Voxable Reads: Conversational Design

Lauren Golembiewski

I’m a big fan of A Book Apart. I've been reading their brief books on design, writing, and code since I bought a 3-pack of their first titles in 2012. Throughout the years, I’ve picked up many A Book Apart books, and they have all been incredibly insightful and useful. Their most recent title, Erika Hall’s Conversational Design, is no exception.

I was lucky enough to attend Hall’s talk “Design with Words” at the 2016 Talkabot conference where she introduced many of the ideas she explores in the book. That talk and Conversational Design wonderfully encapsulate the opportunity a conversational design framework offers interface designers. She covers many of the concepts I discuss regularly with other conversational designers. Additionally, Hall lends fresh, new perspectives about how to further refine one’s process and approach conversational design.

Conversational Design illuminates how conversational design can influence the strategy, research, and design of every type of interface we build. Hall weaves in history, philosophy, and psychology to reveal how conversation is the basis for interaction and an effective design framework.

“Conversational design is truly human-centered design, every step of the way. There is no next big thing, only the next step in an unfolding story of how people use technology to be themselves.”

As Hall examines the ways humans converse, such as texting and verbal conversation, she describes the notion of orality – the human tendency to share concepts through language. Hall recounts our social history as an oral culture, before literacy and writing made us more individualistic. I find these historical points especially interesting as a designer in the midst of a technological revolution that upends our previous notions of orality and literacy.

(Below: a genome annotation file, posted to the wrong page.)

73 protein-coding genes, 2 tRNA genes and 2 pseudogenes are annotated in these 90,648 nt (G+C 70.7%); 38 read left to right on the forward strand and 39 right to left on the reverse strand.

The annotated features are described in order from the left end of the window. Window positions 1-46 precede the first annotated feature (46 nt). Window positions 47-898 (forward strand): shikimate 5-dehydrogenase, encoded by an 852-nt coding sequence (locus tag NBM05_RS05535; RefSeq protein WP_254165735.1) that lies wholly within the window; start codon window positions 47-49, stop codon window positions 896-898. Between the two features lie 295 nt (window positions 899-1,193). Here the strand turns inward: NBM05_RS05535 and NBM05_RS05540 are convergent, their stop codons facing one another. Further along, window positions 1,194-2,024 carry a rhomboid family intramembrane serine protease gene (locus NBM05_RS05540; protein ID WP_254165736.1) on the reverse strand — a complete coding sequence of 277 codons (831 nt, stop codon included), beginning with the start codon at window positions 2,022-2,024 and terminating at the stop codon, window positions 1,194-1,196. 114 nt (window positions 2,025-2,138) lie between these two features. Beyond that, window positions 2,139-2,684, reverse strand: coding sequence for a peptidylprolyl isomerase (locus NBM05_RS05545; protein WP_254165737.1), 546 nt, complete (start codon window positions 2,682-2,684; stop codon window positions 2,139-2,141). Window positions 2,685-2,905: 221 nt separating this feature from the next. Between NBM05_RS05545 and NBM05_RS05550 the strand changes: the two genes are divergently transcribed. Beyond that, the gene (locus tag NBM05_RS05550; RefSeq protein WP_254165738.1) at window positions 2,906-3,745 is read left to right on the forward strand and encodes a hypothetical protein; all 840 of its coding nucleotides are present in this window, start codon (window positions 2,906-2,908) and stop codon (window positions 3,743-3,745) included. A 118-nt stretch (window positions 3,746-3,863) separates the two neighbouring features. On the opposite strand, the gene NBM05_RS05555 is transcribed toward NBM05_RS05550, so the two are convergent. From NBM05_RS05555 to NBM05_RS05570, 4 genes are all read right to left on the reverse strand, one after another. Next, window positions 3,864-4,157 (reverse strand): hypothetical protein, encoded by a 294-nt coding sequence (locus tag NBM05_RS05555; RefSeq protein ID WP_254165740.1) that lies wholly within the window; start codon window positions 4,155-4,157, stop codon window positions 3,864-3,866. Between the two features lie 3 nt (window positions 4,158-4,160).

“Now we can start imagining, in an open-ended way, what constellation of connected devices any given person will have around them, and how we can deliver a meaningful, memorable experience on any one of them.”

The conversational design approach suits this new technological landscape well because it centers around how humans have always exchanged information and ideas – via conversation. Conversational design melds the practice of human conversation with current technological advancements like social media and artificial intelligence. Conversational exchanges comprise a large part of internet culture and support the ideals of a more connected, decentralized society.

Conversational Design also delves into the collaborative principles of conversation – Grice's Maxims and how those principles translate to interface design.

“The essential point is this: use the principles of what makes everyday human interactions productive and satisfying to inform computer-mediated interactions.”

Hall helps designers understand how to apply those principles in practice. She outlines how we can handle the most important moments in interaction: introduction, orientation, action, and guidance then stresses the importance of personality as a unifier of all these principles. I’m especially interested in incorporating the personality development and branding exercises she describes into my own branding process.

Hall does not shy away from pointing out some of the shortcomings of design and the tech industry as a whole. She lays out concepts that drive better design processes, such as collaboration amongst teams as well as with users. Teams should collaborate through meaningful conversations rather than organization divisions and hierarchy. In kind, those teams should have conversations with users through research, prototyping, and testing. She provides clear, actionable tips for designers to implement those processes in their organization.

“Creating a design process is just another type of interaction design. A group of people sharing a system need to behave a certain way and have access the right information at the right time to get a successful outcome.”

Above all, Conversational Design is a thought-provoking read for any designer who is interested in learning how to research, write, and design an interface better. I will keep this book at my desk to refer back to the slew of highlights, notes, and exercises it contains.